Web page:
FTLN 010775 A gift that heaven gives for him which buys
FTLN 0108 A place next to the King.
ABERGAVENNY  FTLN 0109 I cannot tell
FTLN 0110 What heaven hath given him—let some graver eye
FTLN 0111 Pierce into that—but I can see his pride
FTLN 011280 Peep through each part of him. Whence has he that?
FTLN 0113 If not from hell, the devil is a niggard,
FTLN 0114 Or has given all before, and he begins
FTLN 0115 A new hell in himself.
BUCKINGHAM  FTLN 0116 Why the devil,
FTLN 011785 Upon this French going-out, took he upon him,
FTLN 0118 Without the privity o’ th’ King, t’ appoint
FTLN 0119 Who should attend on him? He makes up the file
FTLN 0120 Of all the gentry, for the most part such
FTLN 0121 To whom as great a charge as little honor
FTLN 012290 He meant to lay upon; and his own letter,
FTLN 0123 The honorable board of council out,
FTLN 0124 Must fetch him in he papers.

Henry VIII
ACT 1. SC. 1

ABERGAVENNY  FTLN 0125 I do know
FTLN 0126 Kinsmen of mine, three at the least, that have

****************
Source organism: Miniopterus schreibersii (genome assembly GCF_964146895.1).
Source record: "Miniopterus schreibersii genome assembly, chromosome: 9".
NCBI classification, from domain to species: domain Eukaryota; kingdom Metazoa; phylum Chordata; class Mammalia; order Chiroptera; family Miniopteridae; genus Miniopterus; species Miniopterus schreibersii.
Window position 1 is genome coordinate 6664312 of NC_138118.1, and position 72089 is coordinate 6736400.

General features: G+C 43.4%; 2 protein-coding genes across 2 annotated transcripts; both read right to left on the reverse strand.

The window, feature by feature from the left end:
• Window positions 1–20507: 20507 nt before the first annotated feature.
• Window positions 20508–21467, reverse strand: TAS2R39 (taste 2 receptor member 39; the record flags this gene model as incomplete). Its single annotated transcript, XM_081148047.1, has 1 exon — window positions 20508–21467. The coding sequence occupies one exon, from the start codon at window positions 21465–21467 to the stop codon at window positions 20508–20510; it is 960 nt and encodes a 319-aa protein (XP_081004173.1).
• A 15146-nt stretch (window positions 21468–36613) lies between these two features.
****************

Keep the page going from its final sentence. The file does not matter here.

FTLN 012795 By this so sickened their estates that never
FTLN 0128 They shall abound as formerly.
FTLN 0130 Have broke their backs with laying manors on ’em
FTLN 0131 For this great journey. What did this vanity
FTLN 0132100 But minister communication of
FTLN 0133 A most poor issue?
NORFOLK  FTLN 0134 Grievingly I think
FTLN 0135 The peace between the French and us not values
FTLN 0136 The cost that did conclude it.
BUCKINGHAM  FTLN 0137105 Every man,
FTLN 0138 After the hideous storm that followed, was
FTLN 0139 A thing inspired and, not consulting, broke
FTLN 0140 Into a general prophecy: that this tempest,
FTLN 0141 Dashing the garment of this peace, aboded
FTLN 0142110 The sudden breach on ’t.
NORFOLK  FTLN 0143 Which is budded out,
FTLN 0144 For France hath flawed the league and hath attached
FTLN 0145 Our merchants’ goods at Bordeaux.
ABERGAVENNY  FTLN 0146 Is it therefore